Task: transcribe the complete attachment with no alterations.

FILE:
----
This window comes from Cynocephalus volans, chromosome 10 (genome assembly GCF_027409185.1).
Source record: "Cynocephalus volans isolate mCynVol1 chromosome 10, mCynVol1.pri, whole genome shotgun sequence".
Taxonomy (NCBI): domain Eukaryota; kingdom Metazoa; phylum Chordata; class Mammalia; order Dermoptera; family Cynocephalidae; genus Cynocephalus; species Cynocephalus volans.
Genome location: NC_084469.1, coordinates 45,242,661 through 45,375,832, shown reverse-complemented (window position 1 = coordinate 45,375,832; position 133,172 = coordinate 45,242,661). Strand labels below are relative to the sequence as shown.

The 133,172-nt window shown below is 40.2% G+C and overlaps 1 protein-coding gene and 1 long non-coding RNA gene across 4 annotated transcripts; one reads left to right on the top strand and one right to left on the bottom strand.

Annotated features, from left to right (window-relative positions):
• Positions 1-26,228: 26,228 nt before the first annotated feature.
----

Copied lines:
This window comes from Cynocephalus volans, chromosome 10 (genome assembly GCF_027409185.1).
Source record: "Cynocephalus volans isolate mCynVol1 chromosome 10, mCynVol1.pri, whole genome shotgun sequence".
Taxonomy (NCBI): domain Eukaryota; kingdom Metazoa; phylum Chordata; class Mammalia; order Dermoptera; family Cynocephalidae; genus Cynocephalus; species Cynocephalus volans.
Genome location: NC_084469.1, coordinates 45,242,661 through 45,375,832, shown reverse-complemented (window position 1 = coordinate 45,375,832; position 133,172 = coordinate 45,242,661). Strand labels below are relative to the sequence as shown.

The 133,172-nt window shown below is 40.2% G+C and overlaps 1 protein-coding gene and 1 long non-coding RNA gene across 4 annotated transcripts; one reads left to right on the top strand and one right to left on the bottom strand.

Annotated features, from left to right (window-relative positions):
• Positions 1-26,228: 26,228 nt before the first annotated feature.